Where does dietary fiber occur in food and supplements?
Fiber-containing foods include whole grains, vegetables, fruit, beans, nuts, and seeds. Individuals eating a healthy vegetarian diet may consume more than 50 g of dietary fiber per day. There is no upper limit (UL) for fiber consumption set by the Institute of Medicine (IOM). The 2010 Dietary Guidelines for Americans (DGA) recognized fiber as a “nutrient of concern” in the U.S. diet.
Most foods are low in fiber, with fruit and vegetable servings containing about 1 to 3 g of fiber per serving. Servings of whole grains also contain no more than 3 g of dietary fiber, while legumes may contain up to 6 g of fiber per serving. Thus, for most consumers, additional sources of fiber are needed to consume the recommended intake.
In addition, fibers have been divided into soluble and insoluble fiber. Listing of insoluble and soluble fiber is voluntary on the label. It was previously thought that solubility of fiber would predict physiological effects. Soluble fiber was believed to be associated with cholesterol-lowering and improved glucose response, while insoluble fiber was associated with improved laxation. Although there may be some truth to these generalizations, many soluble fibers do not lower serum lipids, and soluble fibers can improve gut health.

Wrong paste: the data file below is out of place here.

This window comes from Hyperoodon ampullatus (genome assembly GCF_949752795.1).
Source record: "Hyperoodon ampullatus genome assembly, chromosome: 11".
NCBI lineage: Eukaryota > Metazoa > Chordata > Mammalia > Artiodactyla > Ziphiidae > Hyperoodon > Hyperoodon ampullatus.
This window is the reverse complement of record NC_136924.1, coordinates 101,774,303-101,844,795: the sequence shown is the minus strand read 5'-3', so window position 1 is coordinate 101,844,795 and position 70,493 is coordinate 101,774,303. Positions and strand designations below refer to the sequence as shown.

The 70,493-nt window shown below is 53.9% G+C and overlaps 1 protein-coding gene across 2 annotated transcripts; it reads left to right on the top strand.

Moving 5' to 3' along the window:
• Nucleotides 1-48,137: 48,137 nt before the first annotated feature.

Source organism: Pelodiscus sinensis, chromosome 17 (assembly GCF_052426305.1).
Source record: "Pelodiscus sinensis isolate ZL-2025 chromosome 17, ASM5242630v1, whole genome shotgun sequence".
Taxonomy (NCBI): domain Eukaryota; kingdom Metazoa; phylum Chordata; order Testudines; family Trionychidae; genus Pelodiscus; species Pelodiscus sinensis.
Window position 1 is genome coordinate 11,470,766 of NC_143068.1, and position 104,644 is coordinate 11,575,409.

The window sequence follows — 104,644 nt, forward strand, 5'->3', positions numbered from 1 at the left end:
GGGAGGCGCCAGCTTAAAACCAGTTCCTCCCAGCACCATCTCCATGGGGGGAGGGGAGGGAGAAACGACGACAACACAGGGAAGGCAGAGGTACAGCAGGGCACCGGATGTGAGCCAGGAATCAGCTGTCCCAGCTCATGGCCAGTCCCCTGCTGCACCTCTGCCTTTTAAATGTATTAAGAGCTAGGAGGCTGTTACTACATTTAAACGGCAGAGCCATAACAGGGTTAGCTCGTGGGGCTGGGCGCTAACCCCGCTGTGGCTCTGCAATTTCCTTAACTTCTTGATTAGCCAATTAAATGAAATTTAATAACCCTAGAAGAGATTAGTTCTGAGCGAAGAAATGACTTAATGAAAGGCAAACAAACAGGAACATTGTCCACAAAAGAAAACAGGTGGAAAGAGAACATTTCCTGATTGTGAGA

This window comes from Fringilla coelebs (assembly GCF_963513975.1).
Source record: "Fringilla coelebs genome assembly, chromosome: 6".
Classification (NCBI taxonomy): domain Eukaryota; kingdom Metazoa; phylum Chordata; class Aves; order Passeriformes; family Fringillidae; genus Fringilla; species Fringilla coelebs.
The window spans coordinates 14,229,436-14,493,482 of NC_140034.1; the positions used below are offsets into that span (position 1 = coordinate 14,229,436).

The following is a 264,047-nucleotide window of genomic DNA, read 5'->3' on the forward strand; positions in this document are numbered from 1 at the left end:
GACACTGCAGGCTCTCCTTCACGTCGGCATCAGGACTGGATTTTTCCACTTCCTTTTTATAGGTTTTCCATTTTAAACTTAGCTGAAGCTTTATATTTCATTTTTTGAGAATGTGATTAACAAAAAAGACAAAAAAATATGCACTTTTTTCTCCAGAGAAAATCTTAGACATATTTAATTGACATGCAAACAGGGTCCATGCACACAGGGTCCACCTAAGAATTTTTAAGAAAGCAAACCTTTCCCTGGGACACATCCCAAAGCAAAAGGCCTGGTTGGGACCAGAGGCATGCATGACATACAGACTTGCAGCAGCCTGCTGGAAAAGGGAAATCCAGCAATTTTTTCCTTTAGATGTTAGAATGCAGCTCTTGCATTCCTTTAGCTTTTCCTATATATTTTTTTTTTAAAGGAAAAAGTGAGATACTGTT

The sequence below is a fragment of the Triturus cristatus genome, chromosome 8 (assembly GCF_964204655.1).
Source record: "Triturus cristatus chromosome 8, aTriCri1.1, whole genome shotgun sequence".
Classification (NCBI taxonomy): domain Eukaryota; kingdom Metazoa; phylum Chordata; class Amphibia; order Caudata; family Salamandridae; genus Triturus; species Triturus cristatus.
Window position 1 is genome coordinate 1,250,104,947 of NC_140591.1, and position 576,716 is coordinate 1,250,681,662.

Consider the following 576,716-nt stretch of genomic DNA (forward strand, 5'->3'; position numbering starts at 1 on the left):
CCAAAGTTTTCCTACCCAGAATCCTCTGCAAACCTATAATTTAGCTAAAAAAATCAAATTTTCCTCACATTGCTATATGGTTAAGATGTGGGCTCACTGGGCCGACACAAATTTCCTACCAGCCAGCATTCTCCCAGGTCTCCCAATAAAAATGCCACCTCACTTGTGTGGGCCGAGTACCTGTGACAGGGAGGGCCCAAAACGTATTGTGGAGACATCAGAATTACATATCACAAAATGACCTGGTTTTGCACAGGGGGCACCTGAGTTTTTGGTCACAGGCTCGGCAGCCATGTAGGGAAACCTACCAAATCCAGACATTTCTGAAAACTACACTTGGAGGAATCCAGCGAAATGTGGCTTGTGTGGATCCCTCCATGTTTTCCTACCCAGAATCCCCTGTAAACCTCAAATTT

Nutrition Facts panels must include information on the fiber content of foods. Because fiber is a shortfall nutrient, many food manufacturers include additional fiber in foods and beverages. Thus, some cereals contain as many as 13 g of dietary fiber per serving, and some chocolate bars may contain 9 g of dietary fiber per serving.
A wide range of fibers is added to foods or consumed as supplements. Oat bran, barley bran, and psyllium have approved health claims in the United States for their ability to lower blood lipids. Other popular fibers include polydextrose, resistant maltodextrin, wheat bran, soluble corn fiber, partially hydrolyzed guar gum, pea hull fiber, glucomannan, psyllium, inulin, and other oligosaccharides.
Proposed guidelines from the FDA will require that isolated fibers show a physiological effect before they can be deemed dietary fiber. Currently, any compound that is regarded as dietary fiber by accepted chemical methods can be added to foods and beverages and counted as a fiber source on the Nutrition Facts panel.